“I walk on water, but I ain’t no Jesus”

Photo courtesy of DU Professional Education | Ese Obrimah asserts that students of color are tasked with creating an inclusive space, but are only part of the conversation when it is convenient for others.


Eminem released a song featuring Beyoncé titled “Walk on Water” on Friday. In the chorus, Beyoncé sings, “I walk on water, but I ain’t no Jesus. I walk on water, but only when it freezes.”

The song reminded me of the pressure people of color face to overperform in order to gain half the recognition their White counterparts do. Requiring people of color to be beyond exceptional in order for their work to be acknowledged, whether subconsciously or intentionally, is problematic and contributes to a system that undermines us.

At Xavier, I’ve noticed students of color are asked to walk on water constantly to create a more inclusive space. Whether it is international student housing, bringing attention to and addressing racist incidents, building a better relationship between the student body and XUPD or getting more inclusive programming, students of color are at the forefront.

There is nothing wrong with students of color working toward an inclusive campus if we choose of our own accord to do that. The problem is when there is an expectation from students, faculty and staff that students of color will always show up to point out the problems that are affecting them and then be there to help fix those problems. It seems that students of color only add value to Xavier through our ability to make Xavier more inclusive. This manifests itself in different ways, from the forums where it’s expected that students of color show up and give input to the class discussions about racial justice and different countries where the students of color and international students are basically asked to teach the class.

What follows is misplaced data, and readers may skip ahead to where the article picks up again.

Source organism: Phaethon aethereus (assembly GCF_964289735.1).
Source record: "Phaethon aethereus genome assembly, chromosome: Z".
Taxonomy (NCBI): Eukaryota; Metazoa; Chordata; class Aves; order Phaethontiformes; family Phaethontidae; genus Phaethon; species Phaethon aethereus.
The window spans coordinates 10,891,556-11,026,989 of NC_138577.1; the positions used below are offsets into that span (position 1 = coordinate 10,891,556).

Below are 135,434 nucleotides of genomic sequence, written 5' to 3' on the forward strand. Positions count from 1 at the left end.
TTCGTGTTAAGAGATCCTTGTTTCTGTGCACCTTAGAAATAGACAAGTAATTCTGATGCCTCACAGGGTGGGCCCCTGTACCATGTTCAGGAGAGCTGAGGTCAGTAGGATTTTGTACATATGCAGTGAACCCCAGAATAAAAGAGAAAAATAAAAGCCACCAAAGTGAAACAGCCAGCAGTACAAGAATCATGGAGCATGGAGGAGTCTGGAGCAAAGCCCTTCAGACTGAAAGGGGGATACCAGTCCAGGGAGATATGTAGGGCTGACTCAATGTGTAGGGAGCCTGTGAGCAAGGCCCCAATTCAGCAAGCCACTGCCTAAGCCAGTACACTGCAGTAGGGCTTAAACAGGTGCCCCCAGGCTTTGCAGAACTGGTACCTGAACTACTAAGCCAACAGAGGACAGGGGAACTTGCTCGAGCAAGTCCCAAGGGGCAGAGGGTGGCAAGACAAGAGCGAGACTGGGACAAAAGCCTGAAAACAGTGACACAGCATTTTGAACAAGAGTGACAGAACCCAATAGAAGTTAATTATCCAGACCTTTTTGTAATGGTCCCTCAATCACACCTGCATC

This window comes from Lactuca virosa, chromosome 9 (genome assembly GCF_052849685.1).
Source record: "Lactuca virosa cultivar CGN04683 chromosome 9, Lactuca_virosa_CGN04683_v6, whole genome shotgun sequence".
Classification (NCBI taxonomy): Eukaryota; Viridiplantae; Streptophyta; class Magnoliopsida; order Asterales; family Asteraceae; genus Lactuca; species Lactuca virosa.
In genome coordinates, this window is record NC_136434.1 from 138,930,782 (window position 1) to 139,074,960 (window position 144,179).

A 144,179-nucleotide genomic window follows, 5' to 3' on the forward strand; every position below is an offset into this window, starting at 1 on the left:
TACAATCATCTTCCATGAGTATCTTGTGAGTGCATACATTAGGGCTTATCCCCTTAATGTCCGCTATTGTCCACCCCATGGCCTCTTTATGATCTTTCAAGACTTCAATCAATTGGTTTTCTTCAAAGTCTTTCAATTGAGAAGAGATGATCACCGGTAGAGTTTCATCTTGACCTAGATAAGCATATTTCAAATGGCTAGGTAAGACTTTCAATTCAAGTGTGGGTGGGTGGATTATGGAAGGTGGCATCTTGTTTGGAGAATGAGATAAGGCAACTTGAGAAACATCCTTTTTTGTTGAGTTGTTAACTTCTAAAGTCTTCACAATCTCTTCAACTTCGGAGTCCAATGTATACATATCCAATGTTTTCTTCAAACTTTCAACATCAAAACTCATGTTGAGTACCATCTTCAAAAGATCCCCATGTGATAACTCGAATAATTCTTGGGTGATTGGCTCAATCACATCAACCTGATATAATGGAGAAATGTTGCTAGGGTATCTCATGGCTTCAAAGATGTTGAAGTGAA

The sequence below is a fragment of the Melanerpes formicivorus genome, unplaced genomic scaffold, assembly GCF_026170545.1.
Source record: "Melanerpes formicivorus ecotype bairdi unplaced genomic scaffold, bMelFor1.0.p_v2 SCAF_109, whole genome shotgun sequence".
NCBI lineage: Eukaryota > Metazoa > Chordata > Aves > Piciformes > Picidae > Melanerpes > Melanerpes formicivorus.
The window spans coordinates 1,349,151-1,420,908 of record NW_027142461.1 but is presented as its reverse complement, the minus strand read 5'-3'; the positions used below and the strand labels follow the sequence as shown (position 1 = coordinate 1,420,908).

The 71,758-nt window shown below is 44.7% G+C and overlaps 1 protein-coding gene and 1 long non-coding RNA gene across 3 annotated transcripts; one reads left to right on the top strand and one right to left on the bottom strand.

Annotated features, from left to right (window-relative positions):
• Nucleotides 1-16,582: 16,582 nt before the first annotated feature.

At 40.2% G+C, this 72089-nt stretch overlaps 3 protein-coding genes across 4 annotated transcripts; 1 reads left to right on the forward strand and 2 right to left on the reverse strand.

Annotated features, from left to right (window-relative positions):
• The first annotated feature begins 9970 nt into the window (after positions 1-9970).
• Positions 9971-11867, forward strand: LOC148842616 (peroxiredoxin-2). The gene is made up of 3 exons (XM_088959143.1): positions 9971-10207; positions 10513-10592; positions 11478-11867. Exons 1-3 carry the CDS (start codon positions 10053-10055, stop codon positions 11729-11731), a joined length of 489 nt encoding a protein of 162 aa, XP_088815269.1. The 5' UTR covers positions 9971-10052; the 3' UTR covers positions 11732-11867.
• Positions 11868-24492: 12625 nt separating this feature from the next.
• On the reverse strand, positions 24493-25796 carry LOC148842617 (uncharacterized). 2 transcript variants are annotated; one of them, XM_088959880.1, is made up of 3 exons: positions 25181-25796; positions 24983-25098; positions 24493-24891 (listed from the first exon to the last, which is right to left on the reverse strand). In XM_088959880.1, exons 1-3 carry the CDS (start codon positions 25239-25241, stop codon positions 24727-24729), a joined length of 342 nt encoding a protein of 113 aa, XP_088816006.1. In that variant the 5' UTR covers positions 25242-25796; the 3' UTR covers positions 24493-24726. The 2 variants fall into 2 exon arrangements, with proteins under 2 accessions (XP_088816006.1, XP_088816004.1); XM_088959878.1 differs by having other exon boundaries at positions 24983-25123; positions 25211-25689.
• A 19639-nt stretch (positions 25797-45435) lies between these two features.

While it is important to ensure that students of color are included in events, conversations and in implementing change, it is problematic when you only include us because it is convenient for you. Professors who feel they are not well equipped to have conversations about race should seek out resources and talk to other professors rather than relying on the one or two students of color in their class to lead the discussion.

Asking, or sometimes requiring, students of color to do more work than White students simply because they are students of color is problematic. We saw this come up again during the student government elections that just passed. Members of tickets who had previously never been involved with students of color and international students were suddenly in and out of the Center for International Education and Center for Diversity and Inclusion and had an understanding of issues that past and current students in those offices have been trying to address for years.

Co-opting the work we do without recognizing us in order to make you seem “woke” or look like you are invested in the issues that affect us is appropriation of our knowledge and experiences.

Dr. Bettina Love, an author and professor of educational theory and practice at the University of Georgia, said in a presentation, “To think that the reason we (Black people) were put on this earth by the creator is to fight racism is demeaning. But we gon’ do the work anyway.”

This quote is the reason why the requirement that students of color do the difficult work of making Xavier more diverse and inclusive is problematic. You take advantage of our willingness to work. The work we do is not easy. It takes time. It is emotionally exhausting to constantly have to defend our needs as well as the needs of others, and if care is not taken, the requirement to do that work will have harmful effects on us. In fact, it already does.

In the last chorus of “Walk on Water,” Beyoncé sings, “If I walked on water, I would drown.”


Ese Obrimah is a senior marketing major and staff writer for the Newswire from Lagos, Nigeria.

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